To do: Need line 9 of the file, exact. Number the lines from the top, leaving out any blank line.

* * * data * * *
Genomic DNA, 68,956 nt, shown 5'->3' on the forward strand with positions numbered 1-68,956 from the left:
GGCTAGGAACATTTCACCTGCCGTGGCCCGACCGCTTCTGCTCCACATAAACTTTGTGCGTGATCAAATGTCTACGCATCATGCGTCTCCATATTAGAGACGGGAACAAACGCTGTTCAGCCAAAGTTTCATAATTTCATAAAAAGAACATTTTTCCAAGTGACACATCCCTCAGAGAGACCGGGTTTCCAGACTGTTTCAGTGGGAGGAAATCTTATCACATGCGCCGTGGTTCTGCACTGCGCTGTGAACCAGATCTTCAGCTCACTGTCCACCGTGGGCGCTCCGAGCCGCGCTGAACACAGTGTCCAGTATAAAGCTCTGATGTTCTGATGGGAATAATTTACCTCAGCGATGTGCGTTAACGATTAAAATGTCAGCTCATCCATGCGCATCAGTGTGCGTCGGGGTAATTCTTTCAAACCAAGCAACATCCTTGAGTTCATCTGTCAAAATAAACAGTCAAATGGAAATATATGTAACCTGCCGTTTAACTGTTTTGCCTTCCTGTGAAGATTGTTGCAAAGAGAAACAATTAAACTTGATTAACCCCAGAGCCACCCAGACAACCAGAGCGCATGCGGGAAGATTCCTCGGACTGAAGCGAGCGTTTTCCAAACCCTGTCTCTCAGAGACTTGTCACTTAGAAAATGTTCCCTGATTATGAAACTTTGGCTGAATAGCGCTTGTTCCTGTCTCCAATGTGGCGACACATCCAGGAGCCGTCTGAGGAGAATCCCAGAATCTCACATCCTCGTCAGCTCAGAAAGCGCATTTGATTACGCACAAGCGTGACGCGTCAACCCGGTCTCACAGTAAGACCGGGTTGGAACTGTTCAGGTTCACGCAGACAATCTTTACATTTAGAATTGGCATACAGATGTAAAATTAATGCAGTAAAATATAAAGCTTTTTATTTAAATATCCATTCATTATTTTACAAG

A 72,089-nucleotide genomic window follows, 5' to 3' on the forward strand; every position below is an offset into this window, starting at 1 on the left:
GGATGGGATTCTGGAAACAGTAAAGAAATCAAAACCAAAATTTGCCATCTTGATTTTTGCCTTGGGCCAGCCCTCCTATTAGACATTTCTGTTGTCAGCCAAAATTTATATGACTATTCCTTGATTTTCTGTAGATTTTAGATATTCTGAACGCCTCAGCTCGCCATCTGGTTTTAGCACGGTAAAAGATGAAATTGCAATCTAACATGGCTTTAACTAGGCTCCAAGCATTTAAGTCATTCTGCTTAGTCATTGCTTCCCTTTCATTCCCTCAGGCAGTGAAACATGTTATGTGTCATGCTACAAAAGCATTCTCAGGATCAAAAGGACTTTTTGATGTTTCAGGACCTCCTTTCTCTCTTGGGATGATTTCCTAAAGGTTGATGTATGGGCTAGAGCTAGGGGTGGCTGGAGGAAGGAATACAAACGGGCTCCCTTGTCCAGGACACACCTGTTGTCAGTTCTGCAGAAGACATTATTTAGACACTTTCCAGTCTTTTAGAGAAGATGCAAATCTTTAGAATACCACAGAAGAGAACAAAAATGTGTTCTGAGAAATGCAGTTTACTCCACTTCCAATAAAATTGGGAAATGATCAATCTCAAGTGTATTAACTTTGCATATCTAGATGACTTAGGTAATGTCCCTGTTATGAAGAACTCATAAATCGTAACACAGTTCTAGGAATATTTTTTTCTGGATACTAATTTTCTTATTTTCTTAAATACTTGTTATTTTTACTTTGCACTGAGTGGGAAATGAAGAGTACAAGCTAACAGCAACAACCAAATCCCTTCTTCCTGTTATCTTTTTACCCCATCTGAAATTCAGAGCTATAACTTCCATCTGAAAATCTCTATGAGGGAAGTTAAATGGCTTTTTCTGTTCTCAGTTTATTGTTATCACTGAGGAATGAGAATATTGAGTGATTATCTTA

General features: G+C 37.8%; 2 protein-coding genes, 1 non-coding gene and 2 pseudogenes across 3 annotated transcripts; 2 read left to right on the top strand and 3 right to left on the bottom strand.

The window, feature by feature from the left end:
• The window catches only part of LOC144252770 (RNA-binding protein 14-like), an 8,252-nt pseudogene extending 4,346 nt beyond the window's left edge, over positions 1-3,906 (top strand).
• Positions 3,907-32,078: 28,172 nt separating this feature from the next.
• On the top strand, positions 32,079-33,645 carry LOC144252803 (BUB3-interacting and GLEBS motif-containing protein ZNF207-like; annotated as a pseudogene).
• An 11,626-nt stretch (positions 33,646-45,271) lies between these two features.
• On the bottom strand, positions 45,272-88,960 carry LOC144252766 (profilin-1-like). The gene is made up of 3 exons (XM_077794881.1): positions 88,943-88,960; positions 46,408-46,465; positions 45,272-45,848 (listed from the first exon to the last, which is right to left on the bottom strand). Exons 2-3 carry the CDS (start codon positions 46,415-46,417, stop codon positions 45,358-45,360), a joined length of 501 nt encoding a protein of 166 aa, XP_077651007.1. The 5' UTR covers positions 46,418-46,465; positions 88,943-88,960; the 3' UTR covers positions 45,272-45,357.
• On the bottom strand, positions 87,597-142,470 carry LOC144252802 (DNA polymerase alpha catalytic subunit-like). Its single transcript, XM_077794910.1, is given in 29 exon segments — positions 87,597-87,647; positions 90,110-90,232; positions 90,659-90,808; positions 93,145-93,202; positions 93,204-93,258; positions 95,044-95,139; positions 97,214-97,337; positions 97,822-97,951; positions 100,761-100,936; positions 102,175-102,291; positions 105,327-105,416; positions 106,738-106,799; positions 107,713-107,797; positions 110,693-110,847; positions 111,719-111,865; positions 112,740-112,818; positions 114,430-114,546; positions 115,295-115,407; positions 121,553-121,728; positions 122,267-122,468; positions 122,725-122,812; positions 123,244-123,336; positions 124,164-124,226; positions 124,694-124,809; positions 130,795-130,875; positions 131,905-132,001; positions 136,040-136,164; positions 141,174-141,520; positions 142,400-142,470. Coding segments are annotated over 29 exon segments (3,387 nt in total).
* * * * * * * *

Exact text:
• On the top strand, positions 32,079-33,645 carry LOC144252803 (BUB3-interacting and GLEBS motif-containing protein ZNF207-like; annotated as a pseudogene).